Disposable Bags To Cost 5 Cents At Checkout By 2018

By Jano Tantongco
jtantongco@longislandergroup.com

Long Islander News photo/archives Suffolk Legislator William “Doc” Spencer (D-Centerport) first proposed in March his bill intended to limit the use of plastic and paper bags in stores across Suffolk, including supermarkets. The bill was passed by the legislature on Sept. 7, and will begin to impose a 5-cent fee on use of such bags starting 2018.

Long Islander News photo/archives

Suffolk Legislator William “Doc” Spencer (D-Centerport) first proposed in March his bill intended to limit the use of plastic and paper bags in stores across Suffolk, including supermarkets. The bill was passed by the legislature on Sept. 7, and will begin to impose a 5-cent fee on use of such bags starting 2018.

  The bill regulating single-use plastic bags has passed through the Suffolk Legislature. Starting Jan. 1, 2018, customers will pay 5-cents per plastic or paper bag used at retail stores, including supermarkets.

  The new law, passed Sept. 7, will be enforced by the county’s department of health services. Violations are subject to a civil fine of $500. The 5 cents would go directly to the retailer.

  The law would apply to all retail stores, with the exception of bags used for restaurants, dry cleaners, pharmacies and bags for poultry or produce. Suffolk Legislator William “Doc” Spencer (D-Centerport) added that exemptions are for plastic bags that have a specific utility.

  The bill was initially proposed by Suffolk Legislator William “Doc” Spencer (D-Centerport) in March. It was conceived as an outright ban of plastic bags, but negotiations among the business community, civic groups and environmental organizations prompted him to modify the bill.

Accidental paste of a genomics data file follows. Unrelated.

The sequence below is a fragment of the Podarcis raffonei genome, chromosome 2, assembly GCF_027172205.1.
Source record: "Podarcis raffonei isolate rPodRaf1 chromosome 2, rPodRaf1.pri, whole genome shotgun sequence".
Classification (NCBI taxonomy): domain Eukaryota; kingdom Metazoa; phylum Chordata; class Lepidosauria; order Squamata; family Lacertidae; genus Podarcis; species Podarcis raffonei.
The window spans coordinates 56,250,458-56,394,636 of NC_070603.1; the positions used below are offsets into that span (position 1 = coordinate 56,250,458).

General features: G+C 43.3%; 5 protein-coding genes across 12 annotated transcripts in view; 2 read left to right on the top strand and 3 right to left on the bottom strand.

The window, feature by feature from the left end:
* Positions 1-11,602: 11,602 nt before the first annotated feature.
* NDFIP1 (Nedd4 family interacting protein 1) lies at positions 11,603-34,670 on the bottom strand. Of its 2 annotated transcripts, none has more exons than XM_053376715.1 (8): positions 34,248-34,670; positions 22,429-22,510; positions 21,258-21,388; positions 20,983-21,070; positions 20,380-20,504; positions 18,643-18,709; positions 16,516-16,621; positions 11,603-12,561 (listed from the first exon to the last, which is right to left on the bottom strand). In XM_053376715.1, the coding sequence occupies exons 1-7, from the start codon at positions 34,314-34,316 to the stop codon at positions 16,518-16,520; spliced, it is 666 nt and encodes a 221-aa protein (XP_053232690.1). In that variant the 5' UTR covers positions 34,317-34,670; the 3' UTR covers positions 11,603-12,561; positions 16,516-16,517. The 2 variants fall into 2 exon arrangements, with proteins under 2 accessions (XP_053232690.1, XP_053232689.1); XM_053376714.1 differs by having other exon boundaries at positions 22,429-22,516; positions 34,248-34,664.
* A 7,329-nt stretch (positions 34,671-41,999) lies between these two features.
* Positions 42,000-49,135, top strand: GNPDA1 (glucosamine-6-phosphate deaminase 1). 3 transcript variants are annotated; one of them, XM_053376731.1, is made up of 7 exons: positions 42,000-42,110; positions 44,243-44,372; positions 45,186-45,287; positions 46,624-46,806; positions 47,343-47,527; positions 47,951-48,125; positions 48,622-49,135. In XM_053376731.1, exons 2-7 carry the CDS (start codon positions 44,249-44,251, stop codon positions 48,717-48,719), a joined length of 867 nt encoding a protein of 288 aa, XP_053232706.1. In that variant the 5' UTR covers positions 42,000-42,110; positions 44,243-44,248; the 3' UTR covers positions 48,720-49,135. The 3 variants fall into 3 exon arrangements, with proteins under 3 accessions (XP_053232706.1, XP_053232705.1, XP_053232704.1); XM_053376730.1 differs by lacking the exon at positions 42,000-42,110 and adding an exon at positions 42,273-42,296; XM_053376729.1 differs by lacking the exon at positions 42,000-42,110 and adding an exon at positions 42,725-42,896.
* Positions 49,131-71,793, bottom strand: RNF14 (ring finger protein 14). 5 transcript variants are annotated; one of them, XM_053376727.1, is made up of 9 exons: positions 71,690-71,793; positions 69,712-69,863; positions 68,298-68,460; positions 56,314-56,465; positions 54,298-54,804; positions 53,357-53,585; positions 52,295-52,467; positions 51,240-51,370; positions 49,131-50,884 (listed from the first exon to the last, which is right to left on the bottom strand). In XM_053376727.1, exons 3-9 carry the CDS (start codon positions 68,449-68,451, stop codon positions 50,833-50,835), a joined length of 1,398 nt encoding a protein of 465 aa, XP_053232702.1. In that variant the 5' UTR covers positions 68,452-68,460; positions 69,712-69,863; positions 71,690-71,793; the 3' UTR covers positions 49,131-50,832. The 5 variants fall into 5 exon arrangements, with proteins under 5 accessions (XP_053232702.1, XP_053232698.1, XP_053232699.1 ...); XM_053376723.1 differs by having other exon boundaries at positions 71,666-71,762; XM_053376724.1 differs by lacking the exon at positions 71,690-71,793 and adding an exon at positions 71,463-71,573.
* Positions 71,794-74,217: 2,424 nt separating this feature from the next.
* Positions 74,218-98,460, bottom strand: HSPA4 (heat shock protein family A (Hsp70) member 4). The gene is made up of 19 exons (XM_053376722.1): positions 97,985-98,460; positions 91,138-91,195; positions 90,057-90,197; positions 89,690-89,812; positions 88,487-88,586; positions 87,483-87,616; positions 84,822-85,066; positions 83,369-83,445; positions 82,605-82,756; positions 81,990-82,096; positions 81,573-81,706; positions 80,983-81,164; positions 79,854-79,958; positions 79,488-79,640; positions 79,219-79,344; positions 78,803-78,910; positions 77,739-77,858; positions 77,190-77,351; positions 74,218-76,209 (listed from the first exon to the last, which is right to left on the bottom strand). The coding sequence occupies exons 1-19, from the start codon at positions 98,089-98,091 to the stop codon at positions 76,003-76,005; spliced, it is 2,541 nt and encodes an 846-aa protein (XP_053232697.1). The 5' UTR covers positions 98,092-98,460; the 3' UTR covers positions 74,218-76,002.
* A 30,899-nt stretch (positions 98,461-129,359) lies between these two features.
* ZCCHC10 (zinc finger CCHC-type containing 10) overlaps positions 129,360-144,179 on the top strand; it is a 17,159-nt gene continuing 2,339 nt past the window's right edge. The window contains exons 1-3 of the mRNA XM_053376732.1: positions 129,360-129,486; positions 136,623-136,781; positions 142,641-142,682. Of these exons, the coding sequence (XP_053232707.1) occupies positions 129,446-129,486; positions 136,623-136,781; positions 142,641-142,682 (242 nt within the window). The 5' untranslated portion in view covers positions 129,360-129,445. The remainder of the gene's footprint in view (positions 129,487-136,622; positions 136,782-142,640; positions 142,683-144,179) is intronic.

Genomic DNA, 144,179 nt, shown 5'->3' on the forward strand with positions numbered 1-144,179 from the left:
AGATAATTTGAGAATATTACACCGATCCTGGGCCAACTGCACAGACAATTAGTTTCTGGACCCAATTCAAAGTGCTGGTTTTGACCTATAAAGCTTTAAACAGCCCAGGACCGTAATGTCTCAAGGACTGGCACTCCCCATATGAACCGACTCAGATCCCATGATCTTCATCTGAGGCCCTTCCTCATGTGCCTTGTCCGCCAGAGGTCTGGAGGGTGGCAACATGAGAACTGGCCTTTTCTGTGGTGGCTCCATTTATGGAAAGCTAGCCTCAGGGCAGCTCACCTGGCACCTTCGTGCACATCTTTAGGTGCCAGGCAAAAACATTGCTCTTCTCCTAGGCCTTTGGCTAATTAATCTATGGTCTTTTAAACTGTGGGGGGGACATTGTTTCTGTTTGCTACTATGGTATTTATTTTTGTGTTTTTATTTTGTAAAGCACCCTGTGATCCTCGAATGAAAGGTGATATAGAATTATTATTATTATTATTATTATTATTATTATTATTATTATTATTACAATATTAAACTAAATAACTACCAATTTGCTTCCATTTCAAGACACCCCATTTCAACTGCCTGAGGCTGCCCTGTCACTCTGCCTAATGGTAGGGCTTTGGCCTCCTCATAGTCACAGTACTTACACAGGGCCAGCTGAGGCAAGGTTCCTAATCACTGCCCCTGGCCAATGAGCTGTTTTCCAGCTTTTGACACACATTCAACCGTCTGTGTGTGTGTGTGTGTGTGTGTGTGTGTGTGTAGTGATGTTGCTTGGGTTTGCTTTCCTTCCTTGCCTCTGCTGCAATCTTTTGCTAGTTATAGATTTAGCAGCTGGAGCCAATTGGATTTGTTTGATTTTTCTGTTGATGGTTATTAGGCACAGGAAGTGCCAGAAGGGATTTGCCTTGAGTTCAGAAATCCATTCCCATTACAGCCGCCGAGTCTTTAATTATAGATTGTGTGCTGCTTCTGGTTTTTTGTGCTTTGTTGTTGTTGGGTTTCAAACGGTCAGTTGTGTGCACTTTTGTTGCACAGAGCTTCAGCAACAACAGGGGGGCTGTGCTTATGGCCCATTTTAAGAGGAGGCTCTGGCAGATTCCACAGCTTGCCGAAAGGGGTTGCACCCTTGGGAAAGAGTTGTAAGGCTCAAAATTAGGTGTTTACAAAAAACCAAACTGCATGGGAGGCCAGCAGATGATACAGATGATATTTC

“Asking them for an outright ban, the concern was that it would have an impact not just on employers, but those that are working in the stores,” Spencer said. “In the long run, it’s something that we can do as Long Islanders to band together that can make a substantial difference.”

  Spencer added that historically, Long Island’s number one industry was farming. In the modern day, he added, it has shifted to tourism.

  “When we have bags littering our coastlines and our trees and our preserves, it takes away from our number one commodity,” he said.

  Legislator Robert Trotta (R-Fort Salonga) voted against the measure, comparing the fee to the deposit used for bottles and cans. He argued that those deposits haven’t effectively curbed the use of bottles and cans, and that he doesn’t expect a different result from this new law.

  “It was watered down to the point where it may be totally ineffective,” Trotta said, but added that he wouldn’t mind if the money went to environmental causes.

  Trotta, who has previously criticized the county’s alarm registration fee and its red light camera program as unfair taxation, also called this new law a “tax.”

  Spencer responded in an interview, emphasizing that, “as a county legislature, we’re not allowed to tax.”

  “I will submit to you this: The bags are not free. We were paying for them anyway. We’ve just pulled the hidden cost and we put it right out there on the table,” he said. By exposing it, I’m giving people a chance to opt out. Now when you go to the register, you have a choice. It creates awareness.”